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Therapist Nancy Hoi Wong OTR/L rolling piriformis on foam roller

Here’s a simple foam roller routine to try for a happier pelvic floor this new year.

Foam rolling is a fantastic way to manage pelvic pain by keeping your tissues hydrated with increased blood flow, reducing trigger points in the muscles and fascia, and improving mobility and range of motion. Foam rolling has also been found to increase parasympathetic nervous system response (rest and digest) which is also helpful in chronic pain management (Beardsley, 2015).

I often tell my patients that the pelvic is not an isolated island, in fact it’s at the center of your body and deeply intertwined with many body functions including balance, movement, toileting, and sex. Go ahead and palpate your pelvic bones- you can feel that the muscles to the back, hip, and legs all attach to the pelvis. When there is dysfunction in these muscle groups, pelvic pain, pelvic mal-alignment, and tight pelvic floor muscles can be a result. By keeping these tissues healthy and mobile can help manage your pelvic pain.

Glute Max Mobilization

Foam Roller GMx
Begin sitting on your foam roller, bracing yourself with your hands behind you. Roll across the glute max muscles-- if you were wearing a pair of “mom jeans” you’d be rolling from the bottom of the jean pocket all the way to the top of the jean pocket. Repeat for 1 minute, take a rest and repeat 2 more rounds.

Glute Med Mobilization

From the first exercise “windshield wiper” your knees off to one side so that you are now rolling the side of your glutes, otherwise known as the gluteus medius muscle. Continue for 1 minute and then switch sides, rolling the opposite side for one minute. Repeat switching back and forth for 2-3x.

Piriformis Mobilization


Cross one ankle over the opposite knee and slightly pivot the weight over the glute of the bent knee. Continue for one minute and then switch sides. Repeat 2-3x.

Hamstring Mobilization


Now shift your weight backwards so that the foam roller rolls to the back of the thighs. Roll your thighs back and forth over the foam roll, using your arms for support for one minute. You can try externally and internally rotating the legs, to get slightly different angles on the back of your leg. Roll for 1 minute bouts, 2-3x.

IT Band Mobilization


Begin lying on your side with your hip resting on a foam roll, the upper leg is crossed in front, up and over- like a kick stand with the foot resting on the ground. Slowly roll the side of your leg up and down the foam roll. Don't roll past your knee. Roll for one minute bouts, 2-3x.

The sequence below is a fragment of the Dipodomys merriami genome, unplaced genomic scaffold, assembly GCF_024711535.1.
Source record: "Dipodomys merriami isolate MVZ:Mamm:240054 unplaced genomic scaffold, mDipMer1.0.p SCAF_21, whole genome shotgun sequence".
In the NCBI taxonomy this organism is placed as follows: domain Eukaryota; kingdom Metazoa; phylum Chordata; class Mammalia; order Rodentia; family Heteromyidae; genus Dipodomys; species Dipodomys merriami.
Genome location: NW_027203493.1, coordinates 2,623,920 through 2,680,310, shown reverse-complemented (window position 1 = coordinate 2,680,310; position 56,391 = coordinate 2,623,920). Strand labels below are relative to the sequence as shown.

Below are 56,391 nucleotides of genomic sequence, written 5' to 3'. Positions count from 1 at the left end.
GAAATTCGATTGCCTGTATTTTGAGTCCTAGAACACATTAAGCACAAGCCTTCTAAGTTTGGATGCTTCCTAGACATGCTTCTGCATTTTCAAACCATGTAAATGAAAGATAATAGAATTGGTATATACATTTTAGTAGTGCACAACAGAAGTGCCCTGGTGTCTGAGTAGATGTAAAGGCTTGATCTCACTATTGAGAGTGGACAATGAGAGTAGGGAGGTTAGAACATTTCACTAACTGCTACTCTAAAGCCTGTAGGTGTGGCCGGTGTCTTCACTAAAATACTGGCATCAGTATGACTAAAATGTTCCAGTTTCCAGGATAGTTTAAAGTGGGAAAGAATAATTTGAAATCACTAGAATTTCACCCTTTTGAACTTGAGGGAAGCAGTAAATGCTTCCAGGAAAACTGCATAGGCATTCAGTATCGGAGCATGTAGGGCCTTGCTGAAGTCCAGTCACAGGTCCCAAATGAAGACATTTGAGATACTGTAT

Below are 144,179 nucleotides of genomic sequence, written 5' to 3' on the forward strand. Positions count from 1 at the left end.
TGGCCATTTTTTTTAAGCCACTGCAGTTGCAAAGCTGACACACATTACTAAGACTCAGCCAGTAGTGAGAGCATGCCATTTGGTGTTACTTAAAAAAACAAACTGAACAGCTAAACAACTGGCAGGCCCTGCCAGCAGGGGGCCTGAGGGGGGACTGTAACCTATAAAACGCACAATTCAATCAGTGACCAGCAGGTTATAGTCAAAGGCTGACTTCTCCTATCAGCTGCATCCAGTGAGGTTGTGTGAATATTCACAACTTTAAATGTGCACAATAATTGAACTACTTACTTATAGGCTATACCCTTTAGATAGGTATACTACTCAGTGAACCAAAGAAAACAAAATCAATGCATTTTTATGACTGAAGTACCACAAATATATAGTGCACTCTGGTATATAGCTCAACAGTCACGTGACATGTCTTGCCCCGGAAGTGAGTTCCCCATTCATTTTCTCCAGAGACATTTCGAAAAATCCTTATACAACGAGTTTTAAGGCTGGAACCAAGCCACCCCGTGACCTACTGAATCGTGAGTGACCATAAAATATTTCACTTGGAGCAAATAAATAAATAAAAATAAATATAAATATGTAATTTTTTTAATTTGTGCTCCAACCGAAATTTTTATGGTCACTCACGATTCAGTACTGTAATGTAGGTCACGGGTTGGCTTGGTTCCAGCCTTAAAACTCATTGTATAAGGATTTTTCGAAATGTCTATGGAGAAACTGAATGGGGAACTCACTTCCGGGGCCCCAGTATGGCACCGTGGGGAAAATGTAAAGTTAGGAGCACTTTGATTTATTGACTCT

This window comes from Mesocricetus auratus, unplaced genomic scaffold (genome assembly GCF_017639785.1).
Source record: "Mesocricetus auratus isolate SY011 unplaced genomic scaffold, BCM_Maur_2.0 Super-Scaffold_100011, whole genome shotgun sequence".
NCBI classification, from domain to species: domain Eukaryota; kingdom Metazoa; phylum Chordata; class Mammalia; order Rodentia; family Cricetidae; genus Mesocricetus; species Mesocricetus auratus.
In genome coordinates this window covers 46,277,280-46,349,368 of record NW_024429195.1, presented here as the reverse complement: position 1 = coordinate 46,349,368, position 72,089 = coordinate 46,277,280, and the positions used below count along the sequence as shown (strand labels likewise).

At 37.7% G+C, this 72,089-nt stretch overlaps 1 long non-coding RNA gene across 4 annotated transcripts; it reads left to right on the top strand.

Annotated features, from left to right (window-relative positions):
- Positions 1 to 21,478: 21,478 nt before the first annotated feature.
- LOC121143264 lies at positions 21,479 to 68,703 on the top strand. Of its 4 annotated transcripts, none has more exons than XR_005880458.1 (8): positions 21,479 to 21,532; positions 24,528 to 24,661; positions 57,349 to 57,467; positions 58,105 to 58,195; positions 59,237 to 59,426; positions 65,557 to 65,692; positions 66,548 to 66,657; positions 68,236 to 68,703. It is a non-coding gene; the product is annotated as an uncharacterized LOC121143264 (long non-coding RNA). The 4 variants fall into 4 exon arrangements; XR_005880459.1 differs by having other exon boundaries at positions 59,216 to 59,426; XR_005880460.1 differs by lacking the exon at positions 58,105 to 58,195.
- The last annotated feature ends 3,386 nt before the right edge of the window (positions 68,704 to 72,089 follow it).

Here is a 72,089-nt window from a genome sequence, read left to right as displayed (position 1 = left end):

Quadriceps Mobilization


Begin by lying on your stomach with a foam roller under your upper thigh. Your elbows should be supporting your body, if your foam roller is short, your other leg can be resting on the ground. Now very slowly roll your leg back and forth over the foam roller for one minute. You can internally and externally rotate the legs to get different angles of the thigh. Repeat 2-3x.

Adductor Mobilization


Begin lying with the foam roller besides you, like you are going to snuggle with it. Place one knee over the foam roller and rotate the trunk so that it is face down towards the mat, your elbows will support you. Roll your inner thigh back and forth on the foam roller, using your arms for support, for one minute bouts, 2-3x.

If you have any ongoing back or hip injuries, please consult with a doctor or physical therapist before beginning any exercise routines.

If you’d like to schedule an appointment with one of our pelvic health therapists, we can customize a routine for you. Give us a call today.


Beardsley et al. Effects of self myofascial release: A systematic review. Journal of Bodywork and Movement therapies (2015) 19, 747-758. DOI: 10.1016/j.jbmt.2015.08.007

Curran et al. A comparison of the pressure exerted on soft tissue by 2 myofascial rollers. Journal of Sport Rehabilitation (2008) 17, 432-442

Wiewelhove T, Döweling A, Schneider C, Hottenrott L, Meyer T, Kellmann M, Pfeiffer M, Ferrauti A. A Meta-Analysis of the Effects of Foam Rolling on Performance and Recovery. Front Physiol. 2019 Apr 9;10:376. doi: 10.3389/fphys.2019.00376. PMID: 31024339; PMCID: PMC6465761.

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